Wed, Nov

Celebrating geniuses only for politicians to starve them

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Next Saturday at the National Theatre, a scheme that awards promises to grow into the mother of all awards in Ghana— namely the Osagyefo Kwame Nkrumah African Genius Awards— will be held. One journalist who witnessed the maiden edition three years ago described it as “second in weight only after the National Honours given out by the Head of State”.

I was there, and I heard the citations of the likes of US-based Ghanaian Ave Kludze, first African to command a spacecraft in orbit, Professor Frimpong Boateng, first African to perform open heart surgery and Dr Konotey Ahulu, the London-based Ghanaian who has earned global reputation for the treatment of sickle cell disease.

Come Saturday, December 16, the board of governors of the awards scheme will call up for honour, men and women of accomplishment, some of them global icons such as Dr Thomas Owusu Mensah, a Ghanaian with 14 patents who has been inducted into the US Inventors Hall of Fame, and Prof. Oheneba Boachie Adjei, the orthopaedic and complex spinal surgeon of world repute. The evening will be crowned with a special tribute to and celebration of Professor Francis Kofi Ampenyi Allotey, whose doctoral thesis has given to the world a Physics theory called Allotey Formalism (in the same class as Archimedes Principle, Boyle’s Law, Newton’s Law of Gravity etc.).

Significantly, one of the awardees for next week is Elijah Djan, a South African university undergraduate who has discovered a way of turning paper into bricks for construction.

Impressive brains. Can we, however, sincerely say that we are using the brains to solve our problems?

On Citi FM the other day, the Breakfast Show team was trying to list the number of awards in this country alone. That is when it dawned on me that currently every profession, vocation, association or guild has one award scheme or another. The citations of these men and women will humble you.

So why are we so pathetically unable to solve simple problems that confront the nation (and Africa as a whole)? Why did we have to endure dumsor for so many years in our recent past when, as far back as 1960s, Dr Kwame Nkrumah, in inaugurating the Ghana Atomic Energy Commission, was talking about solar power? Not only that: we have in Ghana, an engineer who has not only written about alternative energy sources, but has put his theories on the Internet, complete with geometrical calculations and drawings. Not only that: we have a university of Science and technology and many polytechnics (today we call them technical universities) with departments and faculties of Energy and Engineering.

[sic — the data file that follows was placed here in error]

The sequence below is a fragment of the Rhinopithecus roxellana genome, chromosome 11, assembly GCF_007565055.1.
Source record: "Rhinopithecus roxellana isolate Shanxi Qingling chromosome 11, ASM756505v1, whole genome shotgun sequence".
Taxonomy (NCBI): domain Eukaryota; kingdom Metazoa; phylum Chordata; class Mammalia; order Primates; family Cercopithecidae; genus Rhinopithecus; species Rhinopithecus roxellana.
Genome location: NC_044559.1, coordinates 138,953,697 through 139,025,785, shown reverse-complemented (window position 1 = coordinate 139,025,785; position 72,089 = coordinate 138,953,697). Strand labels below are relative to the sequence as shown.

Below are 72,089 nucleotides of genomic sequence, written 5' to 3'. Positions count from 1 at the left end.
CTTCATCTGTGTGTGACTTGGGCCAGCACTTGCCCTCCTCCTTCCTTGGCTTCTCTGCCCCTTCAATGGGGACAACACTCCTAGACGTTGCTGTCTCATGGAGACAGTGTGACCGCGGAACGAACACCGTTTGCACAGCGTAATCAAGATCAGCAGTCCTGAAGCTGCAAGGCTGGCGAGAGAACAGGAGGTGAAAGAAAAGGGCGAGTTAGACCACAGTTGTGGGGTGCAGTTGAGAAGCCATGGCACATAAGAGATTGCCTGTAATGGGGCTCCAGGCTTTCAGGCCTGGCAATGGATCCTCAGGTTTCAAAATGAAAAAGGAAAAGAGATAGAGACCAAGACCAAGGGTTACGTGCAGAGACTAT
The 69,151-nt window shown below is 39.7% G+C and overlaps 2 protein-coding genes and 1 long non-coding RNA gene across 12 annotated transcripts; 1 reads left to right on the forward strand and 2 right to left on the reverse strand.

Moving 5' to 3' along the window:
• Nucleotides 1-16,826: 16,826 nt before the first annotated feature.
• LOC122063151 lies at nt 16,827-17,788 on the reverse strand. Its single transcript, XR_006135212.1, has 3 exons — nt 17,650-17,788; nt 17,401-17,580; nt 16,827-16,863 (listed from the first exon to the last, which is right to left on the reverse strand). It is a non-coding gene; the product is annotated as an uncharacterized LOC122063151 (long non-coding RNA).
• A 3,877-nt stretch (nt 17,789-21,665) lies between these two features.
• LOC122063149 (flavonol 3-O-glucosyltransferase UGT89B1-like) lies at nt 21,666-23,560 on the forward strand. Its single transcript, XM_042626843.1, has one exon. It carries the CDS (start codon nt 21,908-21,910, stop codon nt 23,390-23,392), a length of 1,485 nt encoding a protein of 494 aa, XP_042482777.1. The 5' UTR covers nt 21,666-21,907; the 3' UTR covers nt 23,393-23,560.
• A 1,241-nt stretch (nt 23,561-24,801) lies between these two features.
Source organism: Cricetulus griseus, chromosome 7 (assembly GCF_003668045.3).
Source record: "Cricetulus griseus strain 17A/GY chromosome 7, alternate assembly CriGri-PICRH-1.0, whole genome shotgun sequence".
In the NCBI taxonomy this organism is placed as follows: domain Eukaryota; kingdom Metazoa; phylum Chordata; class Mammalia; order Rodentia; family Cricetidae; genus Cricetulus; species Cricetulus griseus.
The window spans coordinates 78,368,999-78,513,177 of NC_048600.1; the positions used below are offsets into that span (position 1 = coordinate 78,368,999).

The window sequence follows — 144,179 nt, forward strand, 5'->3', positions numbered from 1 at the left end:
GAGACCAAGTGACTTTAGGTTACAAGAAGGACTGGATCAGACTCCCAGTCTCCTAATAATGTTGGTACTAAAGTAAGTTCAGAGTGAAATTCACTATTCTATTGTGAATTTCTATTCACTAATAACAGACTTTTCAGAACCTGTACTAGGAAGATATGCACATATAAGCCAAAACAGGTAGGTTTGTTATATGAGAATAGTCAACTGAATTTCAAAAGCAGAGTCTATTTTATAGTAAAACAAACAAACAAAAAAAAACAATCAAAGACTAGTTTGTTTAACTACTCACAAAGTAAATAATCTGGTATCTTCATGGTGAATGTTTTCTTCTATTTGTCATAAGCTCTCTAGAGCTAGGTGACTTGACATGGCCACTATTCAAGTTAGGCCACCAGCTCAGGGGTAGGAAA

Dr Kwame Nkrumah created an enclave for scientists, a sort of Science Village with land that stretches far and wide because he was a leader of vision who could see tomorrow. What are we doing with the land? Our politicians are not only starving science and technology of research funds; they are carving out portions of the Council for Scientific and Industrial Research (CSIR) lands to themselves, their relatives, cronies and business associates (especially foreigners) in return for black envelopes fattened by bundles of pounds, euros, dollars and remimbi.

Next week, I shall, by God’s grace, celebrate other brains and point out why our scientists and researchers are not making a difference in our existence as people of African ancestry.

For now, I have a few suggestions for Prof. Frimpong Boateng.

President Akufo-Addo has announced an increase in budgetary allocation to Science Technology and Innovation (STIs). I suggest that part of that money should be set aside to publicise inventions and inventors. We saw, on the telly recently, the wonderful inventions coming out of Kwame Nkrumah University of Science and Technology (KNUST). We should be seeing more of that. We should be celebrating these young inventors on radio and TV.

Part of that money should be used to buy air time, even if it is only 10 minutes a week, to announce inventions and discuss new ideas – not with high falutin incomprehensible jargons and imponderable mathematical calculations. Please, buy the air-time; don’t go begging for it: the stations are commercial outfits that will starve to death without money.

How do our music and film stars become instant celebrities? They are creatures of the media. The media that shoots them to fame include social media, and Prof.Frimpong Boateng should not miss this channel of reaching out to the youth. Fortunately for the world, and for Ghana, scientists are not after fame and fortune. They don’t dream of big cars and mansions with jaccuzis. Their weekends are not spent jet-skiing at resorts.

All they ask for is equipment and tools for research. In Ghana, sad to say, funds for actual research come from “development partners”.

I have said it, and I am not ashamed to repeat it: Africa-based researchers and scientists stand toe-to-toe with their counterparts in laboratories in the US, Russia, Denmark and England. The only difference is that those in foreign lands have the tools and are creatures of a system that pumps out their creative juices.

It is good to celebrate national days, but what sense does it make to celebrate Ghana @ 20, Ghana @ 50 and Ghana @60 or Ghana @ 70 when we cannot manufacture anything here; when we are importing carrot, tomatoes etc from Sahelian countries.

Do we have leaders ?


Source: graphic.com.gh

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